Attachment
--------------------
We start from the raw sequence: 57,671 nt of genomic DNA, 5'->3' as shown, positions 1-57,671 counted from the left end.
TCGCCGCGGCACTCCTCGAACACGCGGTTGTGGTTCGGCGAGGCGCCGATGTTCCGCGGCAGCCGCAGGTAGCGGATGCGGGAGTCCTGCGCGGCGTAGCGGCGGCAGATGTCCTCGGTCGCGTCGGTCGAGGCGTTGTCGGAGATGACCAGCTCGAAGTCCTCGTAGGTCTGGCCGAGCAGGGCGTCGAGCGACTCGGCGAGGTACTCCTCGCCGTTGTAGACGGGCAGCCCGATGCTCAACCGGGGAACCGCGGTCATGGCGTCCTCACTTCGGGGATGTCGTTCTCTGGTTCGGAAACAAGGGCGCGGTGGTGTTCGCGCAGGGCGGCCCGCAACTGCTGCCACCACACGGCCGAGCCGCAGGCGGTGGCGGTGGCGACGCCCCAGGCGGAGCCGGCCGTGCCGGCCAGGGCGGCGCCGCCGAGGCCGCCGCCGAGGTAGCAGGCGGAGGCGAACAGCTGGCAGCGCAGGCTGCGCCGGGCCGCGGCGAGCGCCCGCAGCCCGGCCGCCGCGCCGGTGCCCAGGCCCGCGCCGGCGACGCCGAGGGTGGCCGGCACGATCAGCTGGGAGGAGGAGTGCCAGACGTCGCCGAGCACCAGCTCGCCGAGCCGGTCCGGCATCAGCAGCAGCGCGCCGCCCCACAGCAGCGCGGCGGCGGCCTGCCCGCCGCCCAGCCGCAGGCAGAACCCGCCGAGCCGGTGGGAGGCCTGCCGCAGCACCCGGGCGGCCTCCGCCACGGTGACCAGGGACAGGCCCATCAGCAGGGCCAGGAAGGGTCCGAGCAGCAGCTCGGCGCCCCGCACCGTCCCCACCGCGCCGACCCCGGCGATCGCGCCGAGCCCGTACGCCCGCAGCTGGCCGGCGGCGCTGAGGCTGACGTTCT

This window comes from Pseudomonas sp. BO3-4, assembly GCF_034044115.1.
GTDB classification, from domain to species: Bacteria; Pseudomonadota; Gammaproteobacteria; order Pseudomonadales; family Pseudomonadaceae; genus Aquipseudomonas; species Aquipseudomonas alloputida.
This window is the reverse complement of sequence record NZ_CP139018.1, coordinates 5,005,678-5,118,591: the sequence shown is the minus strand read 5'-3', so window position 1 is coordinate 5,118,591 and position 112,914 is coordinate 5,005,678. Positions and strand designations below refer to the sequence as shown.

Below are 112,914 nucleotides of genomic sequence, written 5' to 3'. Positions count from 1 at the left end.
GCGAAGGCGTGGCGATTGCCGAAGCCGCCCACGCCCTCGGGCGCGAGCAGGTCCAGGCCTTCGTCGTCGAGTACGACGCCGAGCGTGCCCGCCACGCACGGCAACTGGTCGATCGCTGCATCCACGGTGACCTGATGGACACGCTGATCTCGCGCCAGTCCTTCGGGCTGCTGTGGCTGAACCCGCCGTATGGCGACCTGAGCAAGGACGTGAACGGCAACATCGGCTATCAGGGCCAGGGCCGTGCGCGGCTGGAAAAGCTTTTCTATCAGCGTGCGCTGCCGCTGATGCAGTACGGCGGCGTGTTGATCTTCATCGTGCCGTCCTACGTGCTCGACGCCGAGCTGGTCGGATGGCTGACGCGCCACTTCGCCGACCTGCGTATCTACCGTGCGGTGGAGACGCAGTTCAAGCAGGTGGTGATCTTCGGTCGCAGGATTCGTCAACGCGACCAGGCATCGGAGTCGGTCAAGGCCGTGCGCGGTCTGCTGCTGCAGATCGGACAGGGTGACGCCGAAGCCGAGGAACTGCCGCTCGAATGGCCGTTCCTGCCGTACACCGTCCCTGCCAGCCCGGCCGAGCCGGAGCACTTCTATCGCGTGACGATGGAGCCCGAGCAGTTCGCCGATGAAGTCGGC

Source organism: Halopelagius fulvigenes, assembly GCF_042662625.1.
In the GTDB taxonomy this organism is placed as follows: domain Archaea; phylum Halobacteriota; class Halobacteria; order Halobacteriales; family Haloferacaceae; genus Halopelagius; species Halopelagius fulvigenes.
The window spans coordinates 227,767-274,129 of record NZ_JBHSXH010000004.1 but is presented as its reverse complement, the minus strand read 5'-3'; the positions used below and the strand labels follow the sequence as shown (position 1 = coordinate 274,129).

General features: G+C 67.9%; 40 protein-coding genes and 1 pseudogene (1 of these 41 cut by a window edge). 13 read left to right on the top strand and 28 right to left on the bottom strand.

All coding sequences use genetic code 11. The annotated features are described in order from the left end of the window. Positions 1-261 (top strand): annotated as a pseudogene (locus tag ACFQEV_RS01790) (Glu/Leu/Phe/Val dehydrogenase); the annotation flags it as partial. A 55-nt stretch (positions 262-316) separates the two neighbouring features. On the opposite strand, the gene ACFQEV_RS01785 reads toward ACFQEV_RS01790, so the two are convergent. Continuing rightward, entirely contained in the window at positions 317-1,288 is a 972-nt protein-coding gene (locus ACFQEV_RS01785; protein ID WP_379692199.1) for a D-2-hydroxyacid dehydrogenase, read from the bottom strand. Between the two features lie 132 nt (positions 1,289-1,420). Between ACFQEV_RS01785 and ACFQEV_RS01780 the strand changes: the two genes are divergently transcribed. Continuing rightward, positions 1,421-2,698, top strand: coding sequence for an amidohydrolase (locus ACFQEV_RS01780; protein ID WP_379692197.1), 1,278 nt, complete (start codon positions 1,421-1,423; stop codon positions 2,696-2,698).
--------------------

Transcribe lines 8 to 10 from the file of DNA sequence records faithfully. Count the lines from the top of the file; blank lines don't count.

Source organism: Halopelagius fulvigenes, assembly GCF_042662625.1.
In the GTDB taxonomy this organism is placed as follows: domain Archaea; phylum Halobacteriota; class Halobacteria; order Halobacteriales; family Haloferacaceae; genus Halopelagius; species Halopelagius fulvigenes.
The window spans coordinates 227,767-274,129 of record NZ_JBHSXH010000004.1 but is presented as its reverse complement, the minus strand read 5'-3'; the positions used below and the strand labels follow the sequence as shown (position 1 = coordinate 274,129).